This scenario isn’t contrived to get the answer to come up the way I want. It is typical, certainly far, far more common than a simple and straightforward DC setup components get swapped instantly, you’re always at maximum efficiency, and every system does the same thing. Reality isn’t like that. Speaking of which…
A (SMALL) DOSE OF REALITY
Let’s complicate things a bit further, or rather, make them just slightly more realistic. Let’s say that your 90% utilization was measured during a time where you had 100 simultaneous users on average. Tomorrow, though, Pando Daily posts a glowing review of your website and usage doubles. Doesn’t sound too far-fetched. Now what? The 90% utilization, if there’s a strong correlation between simultaneous users and load (which is typical), is suddenly guaranteed to bring you down. Suddenly you’d need much lower baseline utilization to be able to handle that spike, and the 90% looks like a bad idea once again.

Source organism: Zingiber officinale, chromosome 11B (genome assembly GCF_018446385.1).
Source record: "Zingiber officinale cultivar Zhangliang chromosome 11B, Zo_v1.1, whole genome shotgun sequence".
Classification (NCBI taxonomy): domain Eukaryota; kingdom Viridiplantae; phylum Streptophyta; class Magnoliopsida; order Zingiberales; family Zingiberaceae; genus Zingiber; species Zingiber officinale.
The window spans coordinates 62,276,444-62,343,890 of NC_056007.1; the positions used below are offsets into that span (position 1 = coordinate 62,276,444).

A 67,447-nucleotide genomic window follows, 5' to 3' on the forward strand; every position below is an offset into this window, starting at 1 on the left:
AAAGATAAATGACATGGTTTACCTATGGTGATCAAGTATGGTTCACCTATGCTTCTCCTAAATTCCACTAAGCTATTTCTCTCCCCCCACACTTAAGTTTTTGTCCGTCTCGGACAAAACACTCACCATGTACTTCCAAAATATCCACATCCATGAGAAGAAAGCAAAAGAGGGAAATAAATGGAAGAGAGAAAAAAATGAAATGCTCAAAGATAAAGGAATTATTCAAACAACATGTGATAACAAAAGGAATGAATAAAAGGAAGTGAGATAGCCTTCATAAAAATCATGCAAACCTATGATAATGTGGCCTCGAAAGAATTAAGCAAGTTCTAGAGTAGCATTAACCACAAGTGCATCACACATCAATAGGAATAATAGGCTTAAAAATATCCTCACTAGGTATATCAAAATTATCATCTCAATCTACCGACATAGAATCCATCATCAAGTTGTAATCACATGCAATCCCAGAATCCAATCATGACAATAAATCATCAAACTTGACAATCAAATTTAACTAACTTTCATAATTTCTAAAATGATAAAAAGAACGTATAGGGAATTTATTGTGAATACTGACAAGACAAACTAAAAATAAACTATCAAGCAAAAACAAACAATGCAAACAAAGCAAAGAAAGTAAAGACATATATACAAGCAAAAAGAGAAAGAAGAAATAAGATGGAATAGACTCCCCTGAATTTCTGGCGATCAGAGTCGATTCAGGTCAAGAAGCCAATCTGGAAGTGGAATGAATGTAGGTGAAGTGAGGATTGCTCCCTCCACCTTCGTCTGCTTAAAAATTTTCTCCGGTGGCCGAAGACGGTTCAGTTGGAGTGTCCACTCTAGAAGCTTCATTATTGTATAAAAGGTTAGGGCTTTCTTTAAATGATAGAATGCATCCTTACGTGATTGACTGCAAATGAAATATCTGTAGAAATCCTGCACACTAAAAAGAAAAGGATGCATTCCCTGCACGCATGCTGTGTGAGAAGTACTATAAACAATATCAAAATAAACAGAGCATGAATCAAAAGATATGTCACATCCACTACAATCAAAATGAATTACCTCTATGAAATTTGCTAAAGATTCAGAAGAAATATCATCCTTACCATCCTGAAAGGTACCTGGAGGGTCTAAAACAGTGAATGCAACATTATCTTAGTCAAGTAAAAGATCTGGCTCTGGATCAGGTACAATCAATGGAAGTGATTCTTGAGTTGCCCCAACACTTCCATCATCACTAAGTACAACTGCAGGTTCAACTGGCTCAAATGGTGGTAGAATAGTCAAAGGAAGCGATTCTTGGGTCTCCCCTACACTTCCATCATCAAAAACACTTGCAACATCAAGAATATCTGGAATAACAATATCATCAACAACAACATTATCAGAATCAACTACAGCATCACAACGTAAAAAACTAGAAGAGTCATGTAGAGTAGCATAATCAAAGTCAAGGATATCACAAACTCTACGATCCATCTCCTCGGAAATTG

Going a bit further, imagine the two clusters of five systems are actually performing the same function, but one of them is a V1 (90%) and the other one is the more efficient version you just deployed (10%). This is something that happens all the time. As you can instrument a piece of software running under real-world load, you can understand better what leads to that load, you can optimize your software, and sometimes massive jumps in efficiency are common. So when the 90% is deemed as a problem, the team gets to work, and they come up with a V2 that is around an order of magnitude more efficient.